BY: ELLA TORRES and CLAYTON SANDELL
(HOUSTON) — Colorado health officials have opened an investigation into the use of ketamine, a powerful anesthetic, in the wake of the death of Elijah McClain, which occurred after he was detained by police and administered the drug, officials said Wednesday.
The investigation was opened after the Colorado Department of Public Health and Environment received “numerous” complaints regarding “a ketamine administration in August 2019,” according to a statement from the department.
Though McClain’s death was not explicitly mentioned, it was on Aug. 24, 2019, when he was administered ketamine.
The Colorado Department of Public Health and Environment did not offer any specifics about the investigation, except to say it was ongoing.
McClain was walking home from buying iced tea at a corner store that evening when he was stopped by police, McClain’s family attorney, Mari Newman, previously told ABC News.
Police received a call about him being “sketchy” because he was wearing a ski mask, though the caller noted that no weapons were involved and no one was in danger, according to a transcript of the call.
When police stopped McClain, he continued to walk despite being told to stop and a struggle ensued.
Officers placed him in a carotid control hold, which involves an officer placing his arm around a person’s neck, restricting the flow of blood to the brain from the carotid arteries, police said.
Paramedics with the Aurora Fire Department also gave McClain ketamine, as per their department protocol used for “rapid tranquilization in order to minimize time struggling,” according to officials. Paramedics also said that McClain possibly suffered from a condition called excited delirium.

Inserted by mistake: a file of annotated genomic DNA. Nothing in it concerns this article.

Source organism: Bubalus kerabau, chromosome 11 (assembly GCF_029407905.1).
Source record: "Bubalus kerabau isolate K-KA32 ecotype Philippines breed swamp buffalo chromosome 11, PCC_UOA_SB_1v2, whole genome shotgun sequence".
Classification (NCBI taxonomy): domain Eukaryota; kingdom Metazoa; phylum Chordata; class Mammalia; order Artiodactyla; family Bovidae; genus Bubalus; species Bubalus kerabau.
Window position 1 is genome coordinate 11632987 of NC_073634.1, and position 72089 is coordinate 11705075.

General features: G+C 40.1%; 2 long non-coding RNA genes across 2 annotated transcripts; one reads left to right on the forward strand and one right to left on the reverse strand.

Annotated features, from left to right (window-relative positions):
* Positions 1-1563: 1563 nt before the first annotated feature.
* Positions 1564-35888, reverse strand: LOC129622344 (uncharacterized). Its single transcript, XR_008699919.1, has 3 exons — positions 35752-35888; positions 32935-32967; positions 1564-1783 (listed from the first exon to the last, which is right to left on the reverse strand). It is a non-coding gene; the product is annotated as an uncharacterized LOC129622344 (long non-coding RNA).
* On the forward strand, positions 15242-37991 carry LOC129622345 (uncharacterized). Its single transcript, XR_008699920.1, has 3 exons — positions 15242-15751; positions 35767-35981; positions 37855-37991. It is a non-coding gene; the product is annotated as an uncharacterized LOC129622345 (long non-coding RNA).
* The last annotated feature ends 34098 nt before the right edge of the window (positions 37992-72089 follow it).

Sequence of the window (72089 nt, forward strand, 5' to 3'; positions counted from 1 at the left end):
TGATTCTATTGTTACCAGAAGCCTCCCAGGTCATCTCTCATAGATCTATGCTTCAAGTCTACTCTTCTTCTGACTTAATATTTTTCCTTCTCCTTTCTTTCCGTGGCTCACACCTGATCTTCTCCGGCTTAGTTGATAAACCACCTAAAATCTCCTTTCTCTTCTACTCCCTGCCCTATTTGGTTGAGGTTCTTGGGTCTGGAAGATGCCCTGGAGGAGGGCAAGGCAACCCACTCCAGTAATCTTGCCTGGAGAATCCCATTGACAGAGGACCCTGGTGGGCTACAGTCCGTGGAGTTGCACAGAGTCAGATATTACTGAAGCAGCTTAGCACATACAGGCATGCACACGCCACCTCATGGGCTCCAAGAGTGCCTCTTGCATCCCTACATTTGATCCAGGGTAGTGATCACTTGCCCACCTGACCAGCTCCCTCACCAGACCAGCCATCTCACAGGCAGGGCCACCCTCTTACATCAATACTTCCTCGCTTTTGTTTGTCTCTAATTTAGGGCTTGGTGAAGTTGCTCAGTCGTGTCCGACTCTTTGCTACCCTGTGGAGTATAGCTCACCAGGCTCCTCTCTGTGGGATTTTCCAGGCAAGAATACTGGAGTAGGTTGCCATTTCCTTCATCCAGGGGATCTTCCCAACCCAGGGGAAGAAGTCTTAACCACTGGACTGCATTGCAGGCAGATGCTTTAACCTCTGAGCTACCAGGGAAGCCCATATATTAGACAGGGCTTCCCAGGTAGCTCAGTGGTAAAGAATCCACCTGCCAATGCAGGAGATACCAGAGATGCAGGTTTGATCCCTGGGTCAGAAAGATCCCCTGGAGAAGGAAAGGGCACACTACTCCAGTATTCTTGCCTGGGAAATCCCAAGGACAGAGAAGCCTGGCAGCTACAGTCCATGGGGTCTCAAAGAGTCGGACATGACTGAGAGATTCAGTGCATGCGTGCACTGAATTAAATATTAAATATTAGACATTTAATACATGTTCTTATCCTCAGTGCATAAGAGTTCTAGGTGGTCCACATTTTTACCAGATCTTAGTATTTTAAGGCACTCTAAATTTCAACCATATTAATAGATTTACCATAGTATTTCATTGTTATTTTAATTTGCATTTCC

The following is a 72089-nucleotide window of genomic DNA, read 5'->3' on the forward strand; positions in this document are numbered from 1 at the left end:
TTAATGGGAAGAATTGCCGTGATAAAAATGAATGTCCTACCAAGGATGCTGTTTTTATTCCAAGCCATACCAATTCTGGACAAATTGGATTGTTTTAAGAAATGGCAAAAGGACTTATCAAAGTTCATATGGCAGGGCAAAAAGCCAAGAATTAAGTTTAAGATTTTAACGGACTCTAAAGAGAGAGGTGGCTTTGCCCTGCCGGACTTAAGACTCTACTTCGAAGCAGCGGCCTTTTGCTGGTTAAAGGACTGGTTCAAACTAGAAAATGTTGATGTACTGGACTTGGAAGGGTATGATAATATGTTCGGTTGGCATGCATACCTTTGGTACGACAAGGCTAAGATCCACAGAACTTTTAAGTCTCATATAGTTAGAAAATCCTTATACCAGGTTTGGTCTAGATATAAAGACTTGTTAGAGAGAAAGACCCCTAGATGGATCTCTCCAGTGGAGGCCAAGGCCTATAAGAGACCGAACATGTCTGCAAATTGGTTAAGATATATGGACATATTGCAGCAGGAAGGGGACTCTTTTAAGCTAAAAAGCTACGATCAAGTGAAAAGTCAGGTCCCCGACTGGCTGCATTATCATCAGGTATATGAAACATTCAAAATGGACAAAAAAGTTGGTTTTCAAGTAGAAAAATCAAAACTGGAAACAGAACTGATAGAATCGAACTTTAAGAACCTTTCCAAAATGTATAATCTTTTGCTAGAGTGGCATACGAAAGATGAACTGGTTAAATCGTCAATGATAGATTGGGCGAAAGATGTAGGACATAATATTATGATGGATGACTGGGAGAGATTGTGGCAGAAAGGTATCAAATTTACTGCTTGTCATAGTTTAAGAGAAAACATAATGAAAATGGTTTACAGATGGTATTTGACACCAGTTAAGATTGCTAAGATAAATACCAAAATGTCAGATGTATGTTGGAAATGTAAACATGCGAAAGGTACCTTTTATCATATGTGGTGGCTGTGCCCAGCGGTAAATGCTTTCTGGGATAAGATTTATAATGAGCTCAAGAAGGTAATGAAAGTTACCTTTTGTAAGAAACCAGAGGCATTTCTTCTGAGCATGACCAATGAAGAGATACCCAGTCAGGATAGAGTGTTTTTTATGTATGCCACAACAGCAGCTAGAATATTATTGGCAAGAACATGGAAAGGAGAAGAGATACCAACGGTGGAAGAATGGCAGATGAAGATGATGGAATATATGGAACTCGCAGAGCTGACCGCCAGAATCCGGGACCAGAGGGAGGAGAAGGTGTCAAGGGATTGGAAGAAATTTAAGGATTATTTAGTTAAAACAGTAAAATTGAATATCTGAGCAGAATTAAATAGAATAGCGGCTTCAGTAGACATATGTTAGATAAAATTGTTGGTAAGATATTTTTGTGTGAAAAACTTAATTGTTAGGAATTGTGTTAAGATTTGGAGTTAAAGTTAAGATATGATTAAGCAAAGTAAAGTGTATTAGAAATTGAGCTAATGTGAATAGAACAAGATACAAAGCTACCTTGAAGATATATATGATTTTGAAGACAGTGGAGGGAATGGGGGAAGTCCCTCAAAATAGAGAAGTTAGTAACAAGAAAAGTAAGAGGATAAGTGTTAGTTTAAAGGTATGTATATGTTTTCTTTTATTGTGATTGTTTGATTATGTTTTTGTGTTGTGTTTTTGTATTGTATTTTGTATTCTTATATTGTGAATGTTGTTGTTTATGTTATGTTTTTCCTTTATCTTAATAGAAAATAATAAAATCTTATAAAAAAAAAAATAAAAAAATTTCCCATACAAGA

The condition is typically associated with the use of drugs that alter dopamine processing, but is also notably brought up when a person dies in the custody of law enforcement, according to a public health report published in 2011.
The Adams County coroner said in McClain’s autopsy report that there was a “therapeutic level” of ketamine in his system, though Newman called it an “excessive” dose.
“He weighed 140 pounds and the dosage he got was for somebody who was at least twice that weight,” Newman said.
McClain, who had been throwing up, was put in an ambulance where he suffered cardiac arrest, according to police.
Though police said he regained consciousness and was being treated at a local hospital, he died several days later. His death received renewed national attention in the wake of the death of George Floyd, an unarmed Black man killed by Minneapolis police in May.
Newman told ABC News on Wednesday that McClain should not have been given any ketamine in the first place.
Newman said McClain was not presenting any signs of excited delirium, noting that he “was handcuffed and on the ground under the weight of multiple officers all bigger than him.”
She also described the diagnosis of excited delirium as “suspect.”
“The only time you even hear about excited delirium is in the context of law enforcement agents defending the amount of force they used against a person,” Newman said. “You’ll never hear of a person who is sitting in their living room and then experiences excited delirium.”
She added that while the family is glad an investigation is now taking place, “it should have happened long ago.”
Ketamine is most commonly used by medical practitioners and veterinarians as an anesthetic. However, between August 2017 and July 2018, 427 patients in Colorado received ketamine for agitation, according to state data obtained by The Denver Post. About 20% of those patients were later intubated in the hospital. No deaths have ever been reported to the state health department as a result of ketamine use, according to the the Post.
District Attorney Dave Young, who serves Adams and Broomfield counties, and has not pressed charges against the officers, said in an interview with ABC News’ Linsey Davis in late June that he believes “a serious heart condition … led to his death.”
“My initial impression was that it was the ketamine that perhaps caused Mr. McClain’s death,” Young said. “And it wasn’t until I received the forensic autopsy report that I learned that that in fact was not the cause of death.”
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